STTR PHASE I: HIGH-STRENGTH LOW-COST FIBER VIA MULTI-COMPONENT NANOFIBER (MCN) SPINNING

Award Information
Agency:
National Science Foundation
Branch
n/a
Amount:
$150,000.00
Award Year:
2008
Program:
STTR
Phase:
Phase I
Contract:
0740351
Award Id:
88470
Agency Tracking Number:
0740351
Solicitation Year:
n/a
Solicitation Topic Code:
n/a
Solicitation Number:
n/a
Small Business Information
920 Main Campus Dr., Ste. 101, raleigh, NC, 27606
Hubzone Owned:
N
Minority Owned:
N
Woman Owned:
N
Duns:
196885318
Principal Investigator:
Larry Dickinson
PhD
(919) 341-4178
dickinsonl@asme.org
Business Contact:
Larry Dickinson
PhD
(919) 341-4178
dickinsonl@asme.org
Research Institution:
North Carolina State University
Dale Batchelor
2701 Sullivan Drive
Suite 240
Raleigh, NC, 27606
(919) 341-4178
Nonprofit college or university
Abstract
This Small Business Technology Transfer Research (STTR) Phase I project will employ a multi-component nanofiber spinning approach to develop a high-strength and high-modulus polymeric composite fiber, using the latest available islands-in-sea spinning technology and innovative spinning process parameters and polymer combinations. The goal of this project is to achieve a composite fiber wherein nano-scale fibers (~100nanometers in diameter) reside in a reinforcing matrix. Due to their small size and molecular orientation, the nano-fibers will exhibit strengths approaching the theoretical strength of the constituent polymer. The resulting new composite fiber will be comparable to other high performance fibers on the market today, but will cost significantly less. Additionally, the matrix of the composite fiber may be a thermoplastic of lower processing temperature, enabling subsequent processing to melt the matrix and form composite materials and structures. The broader impact/commercial potential from this technology will be new composite fiber that can be commercialized in stages: first as an easy-to-sell industrial grade fiber; then as strong structural ballistic/structural fiber; and then as a composite material system with fiber and matrix already intimately interfaced (i.e. island and sea polymers, respectively). Initially composite fiber will be marketed as a replacement for industrial nylon, polyester, etc., in markets that don't require extensive testing and application development; e.g. cordage, ropes, nets, webbing, tire-cord, etc.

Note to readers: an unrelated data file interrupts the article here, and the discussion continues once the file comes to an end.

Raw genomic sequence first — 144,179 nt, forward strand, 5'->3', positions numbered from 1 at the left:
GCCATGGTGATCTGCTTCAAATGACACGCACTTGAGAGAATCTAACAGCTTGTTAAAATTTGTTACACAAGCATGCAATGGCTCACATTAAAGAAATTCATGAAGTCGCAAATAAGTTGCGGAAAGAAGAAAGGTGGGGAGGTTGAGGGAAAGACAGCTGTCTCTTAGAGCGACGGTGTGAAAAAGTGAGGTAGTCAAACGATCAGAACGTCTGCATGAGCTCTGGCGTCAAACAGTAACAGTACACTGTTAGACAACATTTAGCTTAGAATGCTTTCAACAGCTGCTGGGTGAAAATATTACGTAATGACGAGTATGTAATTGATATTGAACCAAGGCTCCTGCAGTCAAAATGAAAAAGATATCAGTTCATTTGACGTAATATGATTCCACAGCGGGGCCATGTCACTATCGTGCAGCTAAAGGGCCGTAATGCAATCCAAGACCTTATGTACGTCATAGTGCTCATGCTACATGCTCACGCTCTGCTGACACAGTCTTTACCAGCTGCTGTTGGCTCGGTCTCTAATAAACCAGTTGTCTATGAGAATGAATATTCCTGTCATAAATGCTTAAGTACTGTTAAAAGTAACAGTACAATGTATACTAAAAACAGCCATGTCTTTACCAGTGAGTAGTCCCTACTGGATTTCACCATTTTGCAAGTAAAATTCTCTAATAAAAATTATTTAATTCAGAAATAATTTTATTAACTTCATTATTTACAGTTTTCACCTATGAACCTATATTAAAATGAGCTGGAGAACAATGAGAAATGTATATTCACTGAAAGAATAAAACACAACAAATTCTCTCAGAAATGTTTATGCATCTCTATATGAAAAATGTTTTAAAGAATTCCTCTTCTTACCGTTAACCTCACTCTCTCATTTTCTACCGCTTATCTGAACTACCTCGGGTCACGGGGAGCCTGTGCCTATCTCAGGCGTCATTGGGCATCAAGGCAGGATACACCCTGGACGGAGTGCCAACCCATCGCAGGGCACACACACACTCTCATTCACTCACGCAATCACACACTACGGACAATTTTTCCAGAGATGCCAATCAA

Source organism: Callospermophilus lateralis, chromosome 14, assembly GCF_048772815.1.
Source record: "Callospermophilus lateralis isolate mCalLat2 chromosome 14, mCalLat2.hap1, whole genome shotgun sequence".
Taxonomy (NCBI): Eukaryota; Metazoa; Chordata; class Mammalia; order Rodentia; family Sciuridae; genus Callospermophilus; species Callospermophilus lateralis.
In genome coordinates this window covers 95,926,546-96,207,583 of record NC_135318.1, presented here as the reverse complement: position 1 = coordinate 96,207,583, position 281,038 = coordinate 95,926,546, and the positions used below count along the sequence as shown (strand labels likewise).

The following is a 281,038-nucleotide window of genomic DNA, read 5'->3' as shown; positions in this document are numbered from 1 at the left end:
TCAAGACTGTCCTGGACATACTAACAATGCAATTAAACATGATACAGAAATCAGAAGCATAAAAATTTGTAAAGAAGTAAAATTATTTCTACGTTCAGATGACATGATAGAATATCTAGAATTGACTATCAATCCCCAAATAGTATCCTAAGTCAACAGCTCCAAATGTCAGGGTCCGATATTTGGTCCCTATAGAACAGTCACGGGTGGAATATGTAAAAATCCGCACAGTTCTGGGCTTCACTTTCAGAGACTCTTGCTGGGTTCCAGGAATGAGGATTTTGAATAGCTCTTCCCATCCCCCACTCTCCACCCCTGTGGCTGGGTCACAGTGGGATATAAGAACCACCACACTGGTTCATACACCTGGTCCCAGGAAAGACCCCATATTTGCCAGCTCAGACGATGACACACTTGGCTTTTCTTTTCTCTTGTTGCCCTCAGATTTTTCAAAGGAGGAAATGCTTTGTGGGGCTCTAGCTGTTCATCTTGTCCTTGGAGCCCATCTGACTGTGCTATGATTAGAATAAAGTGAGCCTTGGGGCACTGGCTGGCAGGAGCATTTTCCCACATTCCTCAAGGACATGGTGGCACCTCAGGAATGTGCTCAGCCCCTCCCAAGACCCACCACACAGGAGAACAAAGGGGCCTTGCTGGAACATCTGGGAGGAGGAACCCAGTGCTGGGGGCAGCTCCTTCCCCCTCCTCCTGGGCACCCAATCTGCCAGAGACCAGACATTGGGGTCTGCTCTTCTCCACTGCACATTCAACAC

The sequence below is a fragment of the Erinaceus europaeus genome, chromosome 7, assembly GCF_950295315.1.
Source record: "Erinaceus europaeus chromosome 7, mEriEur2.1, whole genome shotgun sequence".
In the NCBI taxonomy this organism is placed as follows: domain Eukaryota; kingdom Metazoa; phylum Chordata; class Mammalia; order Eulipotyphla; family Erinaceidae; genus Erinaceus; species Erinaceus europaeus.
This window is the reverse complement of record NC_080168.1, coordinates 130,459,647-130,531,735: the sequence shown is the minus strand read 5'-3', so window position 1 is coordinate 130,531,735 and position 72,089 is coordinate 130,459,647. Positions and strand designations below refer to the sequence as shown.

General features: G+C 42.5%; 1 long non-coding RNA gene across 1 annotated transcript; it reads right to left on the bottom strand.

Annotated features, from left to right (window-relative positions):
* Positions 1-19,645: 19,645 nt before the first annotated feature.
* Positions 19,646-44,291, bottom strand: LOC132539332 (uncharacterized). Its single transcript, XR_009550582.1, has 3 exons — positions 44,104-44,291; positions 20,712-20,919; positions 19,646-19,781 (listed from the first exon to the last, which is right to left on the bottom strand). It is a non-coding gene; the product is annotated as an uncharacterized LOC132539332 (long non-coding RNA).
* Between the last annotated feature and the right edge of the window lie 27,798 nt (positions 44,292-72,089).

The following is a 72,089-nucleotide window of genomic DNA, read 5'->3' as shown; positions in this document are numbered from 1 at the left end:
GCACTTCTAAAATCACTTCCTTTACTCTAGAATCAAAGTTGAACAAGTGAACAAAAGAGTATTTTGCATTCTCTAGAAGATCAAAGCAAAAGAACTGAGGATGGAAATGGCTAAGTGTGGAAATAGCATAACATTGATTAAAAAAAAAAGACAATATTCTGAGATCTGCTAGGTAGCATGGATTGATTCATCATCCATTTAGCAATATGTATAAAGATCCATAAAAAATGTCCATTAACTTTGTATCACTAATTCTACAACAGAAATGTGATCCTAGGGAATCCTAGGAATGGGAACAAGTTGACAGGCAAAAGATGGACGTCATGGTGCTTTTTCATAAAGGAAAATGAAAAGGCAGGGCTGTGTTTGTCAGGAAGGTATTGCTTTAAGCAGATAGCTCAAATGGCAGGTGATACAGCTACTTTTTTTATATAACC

* information listed above is at the time of submission.

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